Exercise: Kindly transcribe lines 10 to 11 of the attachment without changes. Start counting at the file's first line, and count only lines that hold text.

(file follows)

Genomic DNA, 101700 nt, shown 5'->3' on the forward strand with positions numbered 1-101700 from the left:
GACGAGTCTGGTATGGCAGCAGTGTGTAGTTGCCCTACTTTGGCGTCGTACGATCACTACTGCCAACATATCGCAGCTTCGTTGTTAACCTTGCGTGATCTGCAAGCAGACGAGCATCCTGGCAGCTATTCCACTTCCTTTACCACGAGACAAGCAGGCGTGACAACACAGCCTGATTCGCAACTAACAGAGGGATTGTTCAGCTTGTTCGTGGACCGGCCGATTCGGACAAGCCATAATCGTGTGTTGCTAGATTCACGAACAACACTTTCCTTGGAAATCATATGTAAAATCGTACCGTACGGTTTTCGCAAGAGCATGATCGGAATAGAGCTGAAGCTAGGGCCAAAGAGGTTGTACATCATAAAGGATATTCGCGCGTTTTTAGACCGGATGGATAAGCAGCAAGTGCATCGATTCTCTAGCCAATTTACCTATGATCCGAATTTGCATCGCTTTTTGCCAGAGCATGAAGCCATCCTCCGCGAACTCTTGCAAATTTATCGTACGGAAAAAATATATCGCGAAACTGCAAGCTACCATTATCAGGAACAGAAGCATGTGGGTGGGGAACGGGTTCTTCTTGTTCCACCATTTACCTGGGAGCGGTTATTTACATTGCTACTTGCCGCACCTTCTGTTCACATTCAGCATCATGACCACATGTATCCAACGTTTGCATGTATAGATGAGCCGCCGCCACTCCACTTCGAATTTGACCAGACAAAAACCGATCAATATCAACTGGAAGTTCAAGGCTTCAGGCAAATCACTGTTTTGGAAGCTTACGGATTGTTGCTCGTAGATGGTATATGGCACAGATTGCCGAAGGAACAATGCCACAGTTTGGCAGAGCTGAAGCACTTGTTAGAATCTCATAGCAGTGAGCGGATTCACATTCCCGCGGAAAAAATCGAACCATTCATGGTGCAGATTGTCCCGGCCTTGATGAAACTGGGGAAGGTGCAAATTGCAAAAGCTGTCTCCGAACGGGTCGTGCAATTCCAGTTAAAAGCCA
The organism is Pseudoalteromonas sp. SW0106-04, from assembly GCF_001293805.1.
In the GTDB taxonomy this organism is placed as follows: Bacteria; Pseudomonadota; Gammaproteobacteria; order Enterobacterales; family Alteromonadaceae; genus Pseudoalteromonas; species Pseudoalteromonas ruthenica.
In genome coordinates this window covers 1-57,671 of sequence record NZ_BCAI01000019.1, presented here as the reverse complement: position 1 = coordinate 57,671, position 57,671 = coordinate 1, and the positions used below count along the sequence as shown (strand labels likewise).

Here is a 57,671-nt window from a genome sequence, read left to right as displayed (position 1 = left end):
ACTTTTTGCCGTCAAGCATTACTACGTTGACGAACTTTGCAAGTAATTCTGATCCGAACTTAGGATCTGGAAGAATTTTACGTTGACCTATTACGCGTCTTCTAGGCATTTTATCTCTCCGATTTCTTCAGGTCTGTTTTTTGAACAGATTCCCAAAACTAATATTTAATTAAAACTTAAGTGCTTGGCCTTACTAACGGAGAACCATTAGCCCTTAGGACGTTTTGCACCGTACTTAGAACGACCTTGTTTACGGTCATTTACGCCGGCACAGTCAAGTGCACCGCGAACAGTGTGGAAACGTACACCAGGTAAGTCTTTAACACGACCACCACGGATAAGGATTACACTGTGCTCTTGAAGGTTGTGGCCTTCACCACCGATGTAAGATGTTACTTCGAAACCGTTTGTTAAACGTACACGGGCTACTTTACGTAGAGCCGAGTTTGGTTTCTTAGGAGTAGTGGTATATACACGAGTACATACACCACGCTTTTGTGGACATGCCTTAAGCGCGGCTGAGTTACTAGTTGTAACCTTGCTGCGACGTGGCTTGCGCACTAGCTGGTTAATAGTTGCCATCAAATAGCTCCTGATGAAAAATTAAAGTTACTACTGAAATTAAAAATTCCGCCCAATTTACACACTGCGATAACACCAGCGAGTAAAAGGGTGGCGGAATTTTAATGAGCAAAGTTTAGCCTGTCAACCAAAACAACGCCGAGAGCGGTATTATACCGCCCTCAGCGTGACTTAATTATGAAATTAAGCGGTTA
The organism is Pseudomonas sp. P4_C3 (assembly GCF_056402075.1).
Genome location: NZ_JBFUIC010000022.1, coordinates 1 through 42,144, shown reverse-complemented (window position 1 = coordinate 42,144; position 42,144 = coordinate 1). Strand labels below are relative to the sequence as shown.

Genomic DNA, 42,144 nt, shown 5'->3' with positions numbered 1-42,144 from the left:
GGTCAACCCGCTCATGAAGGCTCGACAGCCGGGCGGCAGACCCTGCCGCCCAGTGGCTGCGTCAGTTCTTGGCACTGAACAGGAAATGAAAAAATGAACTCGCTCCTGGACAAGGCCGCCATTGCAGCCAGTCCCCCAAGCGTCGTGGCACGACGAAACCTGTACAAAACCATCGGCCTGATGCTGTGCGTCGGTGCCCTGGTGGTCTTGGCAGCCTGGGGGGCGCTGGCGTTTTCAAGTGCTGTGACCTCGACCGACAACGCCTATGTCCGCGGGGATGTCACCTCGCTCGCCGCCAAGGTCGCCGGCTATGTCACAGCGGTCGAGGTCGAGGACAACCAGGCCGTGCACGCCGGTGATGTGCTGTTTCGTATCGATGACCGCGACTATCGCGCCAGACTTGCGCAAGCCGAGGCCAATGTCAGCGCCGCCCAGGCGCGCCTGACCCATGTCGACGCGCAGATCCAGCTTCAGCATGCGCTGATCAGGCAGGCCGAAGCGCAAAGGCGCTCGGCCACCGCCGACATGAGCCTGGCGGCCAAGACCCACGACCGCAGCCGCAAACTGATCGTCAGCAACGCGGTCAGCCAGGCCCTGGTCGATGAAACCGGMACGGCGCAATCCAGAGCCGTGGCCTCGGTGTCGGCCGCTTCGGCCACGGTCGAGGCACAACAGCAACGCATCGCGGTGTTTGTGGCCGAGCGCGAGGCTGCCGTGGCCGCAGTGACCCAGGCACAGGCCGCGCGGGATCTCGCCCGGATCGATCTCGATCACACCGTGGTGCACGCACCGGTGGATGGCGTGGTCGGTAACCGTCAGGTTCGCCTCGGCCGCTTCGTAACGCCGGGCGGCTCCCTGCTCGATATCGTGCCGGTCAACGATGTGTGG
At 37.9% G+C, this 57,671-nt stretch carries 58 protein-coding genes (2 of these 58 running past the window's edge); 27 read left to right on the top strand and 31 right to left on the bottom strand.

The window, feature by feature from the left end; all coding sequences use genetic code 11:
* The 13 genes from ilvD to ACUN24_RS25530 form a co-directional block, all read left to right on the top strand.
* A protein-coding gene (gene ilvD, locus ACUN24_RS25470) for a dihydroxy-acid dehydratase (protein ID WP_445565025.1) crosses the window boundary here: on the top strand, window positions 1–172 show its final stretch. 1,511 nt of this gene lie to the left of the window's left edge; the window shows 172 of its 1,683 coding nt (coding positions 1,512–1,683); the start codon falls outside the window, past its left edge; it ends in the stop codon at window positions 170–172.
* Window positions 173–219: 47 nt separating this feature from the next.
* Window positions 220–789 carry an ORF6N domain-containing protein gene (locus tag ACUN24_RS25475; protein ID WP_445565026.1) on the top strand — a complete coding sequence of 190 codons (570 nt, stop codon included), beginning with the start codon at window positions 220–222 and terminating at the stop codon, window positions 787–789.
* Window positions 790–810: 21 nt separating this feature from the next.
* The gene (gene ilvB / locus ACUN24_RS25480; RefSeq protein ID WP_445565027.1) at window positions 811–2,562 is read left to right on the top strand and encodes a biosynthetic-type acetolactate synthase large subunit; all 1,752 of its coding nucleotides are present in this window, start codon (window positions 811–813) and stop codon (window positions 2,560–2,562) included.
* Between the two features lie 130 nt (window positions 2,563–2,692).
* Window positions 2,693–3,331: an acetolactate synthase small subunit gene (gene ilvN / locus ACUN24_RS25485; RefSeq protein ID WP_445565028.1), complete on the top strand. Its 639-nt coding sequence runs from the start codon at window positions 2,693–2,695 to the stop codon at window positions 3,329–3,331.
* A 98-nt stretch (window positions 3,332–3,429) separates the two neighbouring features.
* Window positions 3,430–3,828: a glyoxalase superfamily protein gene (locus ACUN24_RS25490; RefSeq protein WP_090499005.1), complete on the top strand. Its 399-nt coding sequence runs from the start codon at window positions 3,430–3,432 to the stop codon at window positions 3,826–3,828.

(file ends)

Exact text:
Genomic DNA, 42,144 nt, shown 5'->3' with positions numbered 1-42,144 from the left:
GGTCAACCCGCTCATGAAGGCTCGACAGCCGGGCGGCAGACCCTGCCGCCCAGTGGCTGCGTCAGTTCTTGGCACTGAACAGGAAATGAAAAAATGAACTCGCTCCTGGACAAGGCCGCCATTGCAGCCAGTCCCCCAAGCGTCGTGGCACGACGAAACCTGTACAAAACCATCGGCCTGATGCTGTGCGTCGGTGCCCTGGTGGTCTTGGCAGCCTGGGGGGCGCTGGCGTTTTCAAGTGCTGTGACCTCGACCGACAACGCCTATGTCCGCGGGGATGTCACCTCGCTCGCCGCCAAGGTCGCCGGCTATGTCACAGCGGTCGAGGTCGAGGACAACCAGGCCGTGCACGCCGGTGATGTGCTGTTTCGTATCGATGACCGCGACTATCGCGCCAGACTTGCGCAAGCCGAGGCCAATGTCAGCGCCGCCCAGGCGCGCCTGACCCATGTCGACGCGCAGATCCAGCTTCAGCATGCGCTGATCAGGCAGGCCGAAGCGCAAAGGCGCTCGGCCACCGCCGACATGAGCCTGGCGGCCAAGACCCACGACCGCAGCCGCAAACTGATCGTCAGCAACGCGGTCAGCCAGGCCCTGGTCGATGAAACCGGMACGGCGCAATCCAGAGCCGTGGCCTCGGTGTCGGCCGCTTCGGCCACGGTCGAGGCACAACAGCAACGCATCGCGGTGTTTGTGGCCGAGCGCGAGGCTGCCGTGGCCGCAGTGACCCAGGCACAGGCCGCGCGGGATCTCGCCCGGATCGATCTCGATCACACCGTGGTGCACGCACCGGTGGATGGCGTGGTCGGTAACCGTCAGGTTCGCCTCGGCCGCTTCGTAACGCCGGGCGGCTCCCTGCTCGATATCGTGCCGGTCAACGATGTGTGG